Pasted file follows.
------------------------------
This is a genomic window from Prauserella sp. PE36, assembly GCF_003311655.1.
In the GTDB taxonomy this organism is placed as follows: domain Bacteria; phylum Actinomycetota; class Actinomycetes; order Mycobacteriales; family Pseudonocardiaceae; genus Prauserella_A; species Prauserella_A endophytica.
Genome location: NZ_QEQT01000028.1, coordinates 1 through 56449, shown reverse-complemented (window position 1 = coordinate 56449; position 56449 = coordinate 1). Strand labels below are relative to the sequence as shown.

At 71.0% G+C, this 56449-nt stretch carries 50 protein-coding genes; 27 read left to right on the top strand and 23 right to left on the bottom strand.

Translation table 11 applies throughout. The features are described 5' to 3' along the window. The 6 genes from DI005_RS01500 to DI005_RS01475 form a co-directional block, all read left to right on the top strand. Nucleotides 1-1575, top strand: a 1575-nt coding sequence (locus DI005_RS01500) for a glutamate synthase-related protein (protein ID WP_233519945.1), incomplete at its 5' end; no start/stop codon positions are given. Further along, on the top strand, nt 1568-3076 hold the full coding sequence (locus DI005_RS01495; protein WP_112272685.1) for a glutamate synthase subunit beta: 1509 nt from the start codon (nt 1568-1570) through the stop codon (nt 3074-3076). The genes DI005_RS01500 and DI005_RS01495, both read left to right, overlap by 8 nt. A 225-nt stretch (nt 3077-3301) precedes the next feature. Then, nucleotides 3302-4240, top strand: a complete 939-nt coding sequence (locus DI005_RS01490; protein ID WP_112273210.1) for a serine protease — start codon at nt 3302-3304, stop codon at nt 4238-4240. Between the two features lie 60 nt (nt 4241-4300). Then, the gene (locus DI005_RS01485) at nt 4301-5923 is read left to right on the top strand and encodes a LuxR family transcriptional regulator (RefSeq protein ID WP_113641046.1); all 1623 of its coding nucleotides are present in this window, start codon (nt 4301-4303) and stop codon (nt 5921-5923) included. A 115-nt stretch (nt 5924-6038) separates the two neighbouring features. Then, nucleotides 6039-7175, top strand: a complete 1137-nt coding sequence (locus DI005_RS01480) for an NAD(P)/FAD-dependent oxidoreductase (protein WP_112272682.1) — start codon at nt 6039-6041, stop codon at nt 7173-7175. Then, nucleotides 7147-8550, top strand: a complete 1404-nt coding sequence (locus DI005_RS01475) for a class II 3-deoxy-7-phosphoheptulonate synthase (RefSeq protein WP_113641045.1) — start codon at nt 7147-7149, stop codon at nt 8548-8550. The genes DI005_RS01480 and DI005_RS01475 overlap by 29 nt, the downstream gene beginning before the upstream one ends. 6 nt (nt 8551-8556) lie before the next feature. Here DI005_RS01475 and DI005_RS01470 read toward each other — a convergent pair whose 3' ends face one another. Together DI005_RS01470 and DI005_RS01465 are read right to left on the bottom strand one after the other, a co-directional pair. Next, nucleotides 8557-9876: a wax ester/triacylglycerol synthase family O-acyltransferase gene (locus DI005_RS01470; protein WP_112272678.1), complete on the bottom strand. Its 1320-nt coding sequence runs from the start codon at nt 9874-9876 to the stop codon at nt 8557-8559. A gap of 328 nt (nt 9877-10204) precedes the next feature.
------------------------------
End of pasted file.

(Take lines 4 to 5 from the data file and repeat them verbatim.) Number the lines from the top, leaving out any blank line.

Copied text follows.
At 71.0% G+C, this 56449-nt stretch carries 50 protein-coding genes; 27 read left to right on the top strand and 23 right to left on the bottom strand.

Translation table 11 applies throughout. The features are described 5' to 3' along the window. The 6 genes from DI005_RS01500 to DI005_RS01475 form a co-directional block, all read left to right on the top strand. Nucleotides 1-1575, top strand: a 1575-nt coding sequence (locus DI005_RS01500) for a glutamate synthase-related protein (protein ID WP_233519945.1), incomplete at its 5' end; no start/stop codon positions are given. Further along, on the top strand, nt 1568-3076 hold the full coding sequence (locus DI005_RS01495; protein WP_112272685.1) for a glutamate synthase subunit beta: 1509 nt from the start codon (nt 1568-1570) through the stop codon (nt 3074-3076). The genes DI005_RS01500 and DI005_RS01495, both read left to right, overlap by 8 nt. A 225-nt stretch (nt 3077-3301) precedes the next feature. Then, nucleotides 3302-4240, top strand: a complete 939-nt coding sequence (locus DI005_RS01490; protein ID WP_112273210.1) for a serine protease — start codon at nt 3302-3304, stop codon at nt 4238-4240. Between the two features lie 60 nt (nt 4241-4300). Then, the gene (locus DI005_RS01485) at nt 4301-5923 is read left to right on the top strand and encodes a LuxR family transcriptional regulator (RefSeq protein ID WP_113641046.1); all 1623 of its coding nucleotides are present in this window, start codon (nt 4301-4303) and stop codon (nt 5921-5923) included. A 115-nt stretch (nt 5924-6038) separates the two neighbouring features. Then, nucleotides 6039-7175, top strand: a complete 1137-nt coding sequence (locus DI005_RS01480) for an NAD(P)/FAD-dependent oxidoreductase (protein WP_112272682.1) — start codon at nt 6039-6041, stop codon at nt 7173-7175. Then, nucleotides 7147-8550, top strand: a complete 1404-nt coding sequence (locus DI005_RS01475) for a class II 3-deoxy-7-phosphoheptulonate synthase (RefSeq protein WP_113641045.1) — start codon at nt 7147-7149, stop codon at nt 8548-8550. The genes DI005_RS01480 and DI005_RS01475 overlap by 29 nt, the downstream gene beginning before the upstream one ends. 6 nt (nt 8551-8556) lie before the next feature. Here DI005_RS01475 and DI005_RS01470 read toward each other — a convergent pair whose 3' ends face one another. Together DI005_RS01470 and DI005_RS01465 are read right to left on the bottom strand one after the other, a co-directional pair. Next, nucleotides 8557-9876: a wax ester/triacylglycerol synthase family O-acyltransferase gene (locus DI005_RS01470; protein WP_112272678.1), complete on the bottom strand. Its 1320-nt coding sequence runs from the start codon at nt 9874-9876 to the stop codon at nt 8557-8559. A gap of 328 nt (nt 9877-10204) precedes the next feature.